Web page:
Fairer Scotland Duty Summary
Title of Policy, Strategy, Programme etc
Agriculture (Retained EU Law and Data) (Scotland) Bill
Summary of aims and expected outcomes of strategy, proposal, programme or policy
The aim of the Agriculture (EU Law and Data) (Scotland) Bill is to give the Scottish Ministers regulation-making powers to modify retained EU law related to the Common Agricultural Policy, in order to implement the proposals set out in the 2018 public consultation "Stability and Simplicity", and to provide them with new powers to collect information relating to the agricultural and agri-food supply chain, which will help ensure greater transparency and stronger links to the principles of GDPR. It is expected to affect anyone in Scotland that currently receives support through the CAP. It is not intended to deliver a significant shift in policy, but rather pave the way through a transitional period to around 2024 after leaving the EU.
Summary of evidence
In terms of the current CAP, the evidence suggests that farm payments do not tend to reduce inequalities in terms of income, deprivation or social class.
Defra analysis in 2018 has also shown that it is likely that direct payments tend to inflate farm land prices and rent. This process of capitalisation tends to support land ownership and landlords rather than production. Reductions in direct payments may therefore improve land availability by reducing prices and moving rents to nearer the productive value of the land, bearing in mind that Farm Business Survey records the average net worth of farms in Scotland is £1.3 million, rising to £1.6 million for owner occupied farms.
There are occasionally public claims that farm payments reduce on-costs for farmers and therefore may reduce the cost of foodstuffs, which in turn would benefit low-income households, but these are not well founded in the evidence.
As a guard against low pay in the agriculture sector, the Scottish Agricultural Wages Board (SAWB), sets minimum wages and other conditions of employment in relation to agriculture. This is done through Agricultural Wages Orders, which are enforced by the Scottish Government.
Summary of assessment findings
During the assessment, consideration was given to whether the Bill could be extended to cover rural policy after the planned transitional period, which could potentially include a more wholesale restructuring of the CAP or replacing it completely with more equitable schemes. However, the ongoing uncertainty surrounding the UK exit from the EU means that the future environment in which long term rural policy will need to operate is still relatively unknown, even in broad terms. Until there is greater clarity around issues which could constrain or affect future Scottish rural policy, such as the UK Government plans for future funding, and the future trading relationship with the EU (and beyond), etc., any development of long term future policy would either need to be very general, or would need to be heavily caveated, either of which would negate the advantage trying to address issues of inequality more quickly.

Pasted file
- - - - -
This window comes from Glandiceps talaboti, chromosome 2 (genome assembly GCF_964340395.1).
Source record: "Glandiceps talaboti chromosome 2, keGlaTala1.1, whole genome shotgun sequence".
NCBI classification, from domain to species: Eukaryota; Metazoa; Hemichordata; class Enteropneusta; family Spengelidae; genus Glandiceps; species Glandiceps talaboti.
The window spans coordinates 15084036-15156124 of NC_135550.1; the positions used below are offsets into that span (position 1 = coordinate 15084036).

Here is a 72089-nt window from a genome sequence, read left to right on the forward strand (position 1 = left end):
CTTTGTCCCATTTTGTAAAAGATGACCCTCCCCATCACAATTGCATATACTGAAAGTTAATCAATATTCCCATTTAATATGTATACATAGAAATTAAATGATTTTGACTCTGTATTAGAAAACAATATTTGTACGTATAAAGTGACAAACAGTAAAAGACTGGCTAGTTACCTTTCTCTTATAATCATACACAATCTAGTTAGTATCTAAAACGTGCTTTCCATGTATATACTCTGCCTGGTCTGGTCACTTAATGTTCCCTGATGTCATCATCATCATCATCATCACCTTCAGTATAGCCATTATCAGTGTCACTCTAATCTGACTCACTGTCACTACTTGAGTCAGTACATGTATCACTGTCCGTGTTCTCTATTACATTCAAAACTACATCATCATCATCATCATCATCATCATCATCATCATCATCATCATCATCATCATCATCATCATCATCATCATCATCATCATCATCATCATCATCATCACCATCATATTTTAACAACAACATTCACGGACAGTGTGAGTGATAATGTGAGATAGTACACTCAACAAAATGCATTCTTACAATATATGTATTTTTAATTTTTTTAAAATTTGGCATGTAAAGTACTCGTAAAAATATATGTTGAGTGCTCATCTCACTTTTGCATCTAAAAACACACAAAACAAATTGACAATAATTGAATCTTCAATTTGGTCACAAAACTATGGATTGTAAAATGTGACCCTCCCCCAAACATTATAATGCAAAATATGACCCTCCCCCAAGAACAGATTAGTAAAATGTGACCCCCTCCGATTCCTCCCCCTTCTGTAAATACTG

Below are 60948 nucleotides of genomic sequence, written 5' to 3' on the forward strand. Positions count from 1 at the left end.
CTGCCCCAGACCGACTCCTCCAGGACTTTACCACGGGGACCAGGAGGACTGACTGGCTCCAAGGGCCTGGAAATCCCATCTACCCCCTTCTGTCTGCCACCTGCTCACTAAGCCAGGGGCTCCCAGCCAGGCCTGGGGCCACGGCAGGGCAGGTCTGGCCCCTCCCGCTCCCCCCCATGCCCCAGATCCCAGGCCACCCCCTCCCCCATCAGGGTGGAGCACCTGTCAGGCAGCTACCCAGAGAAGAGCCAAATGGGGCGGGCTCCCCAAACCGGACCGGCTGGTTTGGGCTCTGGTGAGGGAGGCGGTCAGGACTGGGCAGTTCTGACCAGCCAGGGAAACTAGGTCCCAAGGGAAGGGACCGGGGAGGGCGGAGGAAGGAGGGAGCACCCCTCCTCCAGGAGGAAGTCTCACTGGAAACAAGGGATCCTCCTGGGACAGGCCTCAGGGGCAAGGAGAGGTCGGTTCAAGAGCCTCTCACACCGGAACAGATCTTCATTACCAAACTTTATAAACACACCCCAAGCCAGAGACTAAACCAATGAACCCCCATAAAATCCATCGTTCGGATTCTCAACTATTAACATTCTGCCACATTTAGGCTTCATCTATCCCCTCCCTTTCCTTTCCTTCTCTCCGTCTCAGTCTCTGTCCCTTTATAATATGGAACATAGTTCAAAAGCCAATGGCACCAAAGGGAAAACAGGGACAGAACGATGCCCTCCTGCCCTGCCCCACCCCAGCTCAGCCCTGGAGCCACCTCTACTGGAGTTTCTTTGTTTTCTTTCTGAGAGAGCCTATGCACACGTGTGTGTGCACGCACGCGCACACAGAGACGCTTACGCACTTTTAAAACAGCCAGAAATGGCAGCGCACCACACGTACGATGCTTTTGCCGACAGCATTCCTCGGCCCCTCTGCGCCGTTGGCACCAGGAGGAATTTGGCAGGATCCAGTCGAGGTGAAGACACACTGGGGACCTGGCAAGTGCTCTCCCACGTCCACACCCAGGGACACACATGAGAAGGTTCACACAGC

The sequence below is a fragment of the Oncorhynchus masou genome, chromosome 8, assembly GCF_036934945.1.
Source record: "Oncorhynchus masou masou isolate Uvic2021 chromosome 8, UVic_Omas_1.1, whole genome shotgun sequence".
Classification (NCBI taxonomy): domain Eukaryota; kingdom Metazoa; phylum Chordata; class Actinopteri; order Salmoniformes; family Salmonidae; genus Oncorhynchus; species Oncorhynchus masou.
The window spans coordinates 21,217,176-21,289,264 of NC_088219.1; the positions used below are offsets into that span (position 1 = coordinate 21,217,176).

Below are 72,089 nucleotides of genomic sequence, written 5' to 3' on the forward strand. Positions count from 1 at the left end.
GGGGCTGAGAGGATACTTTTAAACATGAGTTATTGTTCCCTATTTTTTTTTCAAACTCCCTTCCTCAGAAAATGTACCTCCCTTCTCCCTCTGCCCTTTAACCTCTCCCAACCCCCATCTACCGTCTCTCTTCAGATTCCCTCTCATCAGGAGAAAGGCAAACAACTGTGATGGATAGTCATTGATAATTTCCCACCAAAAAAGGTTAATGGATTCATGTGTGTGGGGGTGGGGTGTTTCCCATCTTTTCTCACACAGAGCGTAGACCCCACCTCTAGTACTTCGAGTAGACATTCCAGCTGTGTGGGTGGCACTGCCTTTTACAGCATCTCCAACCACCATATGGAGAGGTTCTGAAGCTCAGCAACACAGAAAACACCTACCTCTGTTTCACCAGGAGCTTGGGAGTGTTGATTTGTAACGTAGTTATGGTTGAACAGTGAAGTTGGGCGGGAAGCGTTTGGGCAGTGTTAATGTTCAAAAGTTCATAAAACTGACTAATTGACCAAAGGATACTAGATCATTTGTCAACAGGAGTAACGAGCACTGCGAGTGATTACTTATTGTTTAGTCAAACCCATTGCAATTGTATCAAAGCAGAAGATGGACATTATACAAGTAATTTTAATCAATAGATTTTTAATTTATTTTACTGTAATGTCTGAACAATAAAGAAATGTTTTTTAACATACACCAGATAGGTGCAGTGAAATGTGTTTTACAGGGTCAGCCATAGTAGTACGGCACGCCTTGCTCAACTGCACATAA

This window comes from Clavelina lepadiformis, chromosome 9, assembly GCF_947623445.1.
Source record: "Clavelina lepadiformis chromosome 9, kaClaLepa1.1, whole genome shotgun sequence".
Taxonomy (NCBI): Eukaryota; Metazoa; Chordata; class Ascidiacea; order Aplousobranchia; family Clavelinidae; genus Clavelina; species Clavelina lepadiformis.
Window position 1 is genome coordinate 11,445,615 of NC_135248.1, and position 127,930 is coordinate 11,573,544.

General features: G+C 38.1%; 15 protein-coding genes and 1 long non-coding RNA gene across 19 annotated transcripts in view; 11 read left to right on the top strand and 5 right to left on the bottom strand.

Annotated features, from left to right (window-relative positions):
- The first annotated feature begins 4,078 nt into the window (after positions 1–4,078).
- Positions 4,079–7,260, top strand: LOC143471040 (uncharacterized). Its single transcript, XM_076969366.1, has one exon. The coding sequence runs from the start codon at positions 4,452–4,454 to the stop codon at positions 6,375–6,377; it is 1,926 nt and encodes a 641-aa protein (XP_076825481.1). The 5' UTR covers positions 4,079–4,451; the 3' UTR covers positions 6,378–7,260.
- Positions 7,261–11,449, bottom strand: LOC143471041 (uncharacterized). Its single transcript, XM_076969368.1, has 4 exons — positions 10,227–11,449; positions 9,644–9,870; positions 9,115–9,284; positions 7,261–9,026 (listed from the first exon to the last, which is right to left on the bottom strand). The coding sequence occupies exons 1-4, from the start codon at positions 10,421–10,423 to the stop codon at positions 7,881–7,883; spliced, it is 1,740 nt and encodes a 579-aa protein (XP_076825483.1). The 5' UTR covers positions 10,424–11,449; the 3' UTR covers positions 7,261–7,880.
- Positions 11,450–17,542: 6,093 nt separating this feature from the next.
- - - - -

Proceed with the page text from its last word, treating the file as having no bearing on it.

No changes are being made to the approach taken in this Bill as a result of the this assessment. This is because the Bill itself will not make any changes to current CAP rules, and so will not impact, either positively or negatively, on any existing socio-economic disadvantages or inequalities of outcome.
It also does not prevent non-legislative changes being made to design individual schemes in more equitable ways. This Bill does, however, create the opportunity to make some legislative changes to the current CAP rules and regulations once they become retained EU law, for example where the changes could be classed as simplification or improvement of the current CAP schemes.
This would be done through the secondary legislation made under the eventual Act, and would involve, where appropriate, engagement and consultation with stakeholders in light of the requirements of the Fairer Scotland Duty.
Name: John Kerr
Job title: Head of Agriculture Policy Division
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